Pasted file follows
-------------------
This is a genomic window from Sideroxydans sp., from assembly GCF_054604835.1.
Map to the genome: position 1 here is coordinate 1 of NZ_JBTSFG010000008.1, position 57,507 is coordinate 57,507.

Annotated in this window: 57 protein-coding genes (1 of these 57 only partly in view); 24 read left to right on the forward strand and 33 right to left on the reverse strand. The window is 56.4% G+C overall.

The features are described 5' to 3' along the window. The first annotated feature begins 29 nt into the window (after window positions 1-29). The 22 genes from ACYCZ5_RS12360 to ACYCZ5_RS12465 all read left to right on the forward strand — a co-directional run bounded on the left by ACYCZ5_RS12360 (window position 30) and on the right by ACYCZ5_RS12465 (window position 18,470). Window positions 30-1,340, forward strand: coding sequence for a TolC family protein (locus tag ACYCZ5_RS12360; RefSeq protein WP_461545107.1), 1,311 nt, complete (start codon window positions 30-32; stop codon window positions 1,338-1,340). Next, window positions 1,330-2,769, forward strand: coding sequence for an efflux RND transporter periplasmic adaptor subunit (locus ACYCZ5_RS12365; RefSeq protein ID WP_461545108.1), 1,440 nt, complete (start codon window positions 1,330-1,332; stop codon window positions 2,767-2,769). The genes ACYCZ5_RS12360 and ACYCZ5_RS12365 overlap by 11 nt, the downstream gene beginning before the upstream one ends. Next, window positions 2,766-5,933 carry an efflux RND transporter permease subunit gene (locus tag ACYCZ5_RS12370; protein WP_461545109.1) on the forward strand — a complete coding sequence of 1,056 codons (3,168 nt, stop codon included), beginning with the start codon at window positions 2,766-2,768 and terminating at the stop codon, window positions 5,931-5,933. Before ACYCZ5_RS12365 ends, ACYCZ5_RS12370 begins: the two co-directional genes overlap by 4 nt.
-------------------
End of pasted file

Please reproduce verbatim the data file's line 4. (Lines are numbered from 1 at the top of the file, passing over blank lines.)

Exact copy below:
The features are described 5' to 3' along the window. The first annotated feature begins 29 nt into the window (after window positions 1-29). The 22 genes from ACYCZ5_RS12360 to ACYCZ5_RS12465 all read left to right on the forward strand — a co-directional run bounded on the left by ACYCZ5_RS12360 (window position 30) and on the right by ACYCZ5_RS12465 (window position 18,470). Window positions 30-1,340, forward strand: coding sequence for a TolC family protein (locus tag ACYCZ5_RS12360; RefSeq protein WP_461545107.1), 1,311 nt, complete (start codon window positions 30-32; stop codon window positions 1,338-1,340). Next, window positions 1,330-2,769, forward strand: coding sequence for an efflux RND transporter periplasmic adaptor subunit (locus ACYCZ5_RS12365; RefSeq protein ID WP_461545108.1), 1,440 nt, complete (start codon window positions 1,330-1,332; stop codon window positions 2,767-2,769). The genes ACYCZ5_RS12360 and ACYCZ5_RS12365 overlap by 11 nt, the downstream gene beginning before the upstream one ends. Next, window positions 2,766-5,933 carry an efflux RND transporter permease subunit gene (locus tag ACYCZ5_RS12370; protein WP_461545109.1) on the forward strand — a complete coding sequence of 1,056 codons (3,168 nt, stop codon included), beginning with the start codon at window positions 2,766-2,768 and terminating at the stop codon, window positions 5,931-5,933. Before ACYCZ5_RS12365 ends, ACYCZ5_RS12370 begins: the two co-directional genes overlap by 4 nt.